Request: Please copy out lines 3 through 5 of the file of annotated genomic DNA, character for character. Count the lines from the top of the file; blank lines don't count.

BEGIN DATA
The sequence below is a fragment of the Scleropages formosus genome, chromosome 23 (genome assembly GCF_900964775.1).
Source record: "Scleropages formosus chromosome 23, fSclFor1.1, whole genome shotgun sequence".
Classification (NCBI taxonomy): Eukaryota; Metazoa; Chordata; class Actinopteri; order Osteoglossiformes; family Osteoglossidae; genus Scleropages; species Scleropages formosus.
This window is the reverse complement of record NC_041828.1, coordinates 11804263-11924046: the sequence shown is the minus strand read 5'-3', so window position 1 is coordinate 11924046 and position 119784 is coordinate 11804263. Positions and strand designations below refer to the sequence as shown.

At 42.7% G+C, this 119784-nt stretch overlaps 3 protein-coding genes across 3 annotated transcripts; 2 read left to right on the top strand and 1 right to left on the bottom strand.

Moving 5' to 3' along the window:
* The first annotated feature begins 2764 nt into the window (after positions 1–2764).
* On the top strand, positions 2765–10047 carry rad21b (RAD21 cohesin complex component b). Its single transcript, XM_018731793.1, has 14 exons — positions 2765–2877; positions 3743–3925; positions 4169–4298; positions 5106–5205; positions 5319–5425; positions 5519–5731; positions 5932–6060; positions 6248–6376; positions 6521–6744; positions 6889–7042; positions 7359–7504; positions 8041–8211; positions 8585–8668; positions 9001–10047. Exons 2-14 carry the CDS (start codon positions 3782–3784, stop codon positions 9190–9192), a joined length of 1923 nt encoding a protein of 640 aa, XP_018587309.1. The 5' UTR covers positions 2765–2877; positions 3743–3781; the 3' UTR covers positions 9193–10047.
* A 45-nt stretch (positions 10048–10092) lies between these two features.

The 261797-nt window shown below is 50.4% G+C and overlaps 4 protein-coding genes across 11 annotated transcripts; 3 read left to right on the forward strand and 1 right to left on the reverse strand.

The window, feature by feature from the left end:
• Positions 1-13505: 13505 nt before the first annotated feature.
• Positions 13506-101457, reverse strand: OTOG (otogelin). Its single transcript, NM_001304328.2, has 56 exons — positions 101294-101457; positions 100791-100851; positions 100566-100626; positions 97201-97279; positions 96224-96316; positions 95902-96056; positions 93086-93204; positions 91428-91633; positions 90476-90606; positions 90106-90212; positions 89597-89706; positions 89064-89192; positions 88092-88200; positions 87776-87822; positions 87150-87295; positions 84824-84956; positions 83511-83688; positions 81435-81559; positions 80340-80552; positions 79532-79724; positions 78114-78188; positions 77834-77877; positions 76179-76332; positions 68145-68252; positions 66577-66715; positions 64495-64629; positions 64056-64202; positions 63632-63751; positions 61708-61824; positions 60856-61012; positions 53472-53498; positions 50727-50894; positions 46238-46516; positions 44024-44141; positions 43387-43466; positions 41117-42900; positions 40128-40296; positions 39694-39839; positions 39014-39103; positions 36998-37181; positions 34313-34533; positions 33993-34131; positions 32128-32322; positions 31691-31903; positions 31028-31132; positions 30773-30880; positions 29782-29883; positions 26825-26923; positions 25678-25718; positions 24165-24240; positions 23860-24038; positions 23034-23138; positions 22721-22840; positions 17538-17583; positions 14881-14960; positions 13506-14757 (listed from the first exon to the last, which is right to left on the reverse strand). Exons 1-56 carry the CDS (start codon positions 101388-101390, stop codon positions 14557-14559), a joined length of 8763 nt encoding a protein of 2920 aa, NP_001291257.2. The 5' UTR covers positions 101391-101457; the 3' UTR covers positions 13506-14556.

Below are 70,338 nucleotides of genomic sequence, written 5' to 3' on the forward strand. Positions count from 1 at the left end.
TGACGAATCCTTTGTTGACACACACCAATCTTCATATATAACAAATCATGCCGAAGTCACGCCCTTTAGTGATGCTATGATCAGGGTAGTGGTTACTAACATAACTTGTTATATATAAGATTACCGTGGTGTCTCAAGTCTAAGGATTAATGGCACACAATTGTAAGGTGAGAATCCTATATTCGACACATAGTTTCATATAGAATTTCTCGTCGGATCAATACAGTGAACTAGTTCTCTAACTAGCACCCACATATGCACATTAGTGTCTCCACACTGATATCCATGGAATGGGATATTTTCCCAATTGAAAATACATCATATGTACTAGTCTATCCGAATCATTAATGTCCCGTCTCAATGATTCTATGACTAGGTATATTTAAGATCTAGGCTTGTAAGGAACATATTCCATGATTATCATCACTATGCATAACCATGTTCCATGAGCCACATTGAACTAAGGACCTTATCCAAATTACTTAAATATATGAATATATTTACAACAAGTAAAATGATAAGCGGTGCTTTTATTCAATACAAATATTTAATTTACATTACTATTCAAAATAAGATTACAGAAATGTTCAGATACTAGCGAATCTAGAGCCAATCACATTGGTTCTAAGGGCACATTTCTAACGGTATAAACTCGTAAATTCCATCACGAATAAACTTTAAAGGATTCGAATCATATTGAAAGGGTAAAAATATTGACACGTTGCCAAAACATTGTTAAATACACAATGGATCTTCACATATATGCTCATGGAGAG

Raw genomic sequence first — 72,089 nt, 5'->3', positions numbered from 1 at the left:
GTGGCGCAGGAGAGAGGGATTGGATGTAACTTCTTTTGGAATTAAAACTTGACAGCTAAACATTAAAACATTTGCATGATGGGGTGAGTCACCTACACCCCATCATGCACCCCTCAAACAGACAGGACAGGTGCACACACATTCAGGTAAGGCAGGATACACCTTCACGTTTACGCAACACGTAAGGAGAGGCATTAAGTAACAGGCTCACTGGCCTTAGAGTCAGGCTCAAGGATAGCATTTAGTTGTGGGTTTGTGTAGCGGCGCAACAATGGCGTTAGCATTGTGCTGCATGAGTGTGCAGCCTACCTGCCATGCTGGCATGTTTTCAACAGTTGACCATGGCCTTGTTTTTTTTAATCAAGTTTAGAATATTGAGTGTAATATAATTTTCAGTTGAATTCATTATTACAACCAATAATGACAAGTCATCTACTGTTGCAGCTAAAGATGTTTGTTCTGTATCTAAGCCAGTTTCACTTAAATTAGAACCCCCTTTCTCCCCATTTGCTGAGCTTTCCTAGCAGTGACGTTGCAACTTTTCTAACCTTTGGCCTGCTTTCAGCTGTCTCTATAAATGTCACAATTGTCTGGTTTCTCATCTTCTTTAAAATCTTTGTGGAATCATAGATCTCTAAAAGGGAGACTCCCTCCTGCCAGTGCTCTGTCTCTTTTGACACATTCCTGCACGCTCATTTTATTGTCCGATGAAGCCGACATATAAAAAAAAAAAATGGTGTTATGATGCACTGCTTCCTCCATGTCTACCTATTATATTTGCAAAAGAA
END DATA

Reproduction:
Classification (NCBI taxonomy): Eukaryota; Metazoa; Chordata; class Actinopteri; order Osteoglossiformes; family Osteoglossidae; genus Scleropages; species Scleropages formosus.
This window is the reverse complement of record NC_041828.1, coordinates 11804263-11924046: the sequence shown is the minus strand read 5'-3', so window position 1 is coordinate 11924046 and position 119784 is coordinate 11804263. Positions and strand designations below refer to the sequence as shown.

At 42.7% G+C, this 119784-nt stretch overlaps 3 protein-coding genes across 3 annotated transcripts; 2 read left to right on the top strand and 1 right to left on the bottom strand.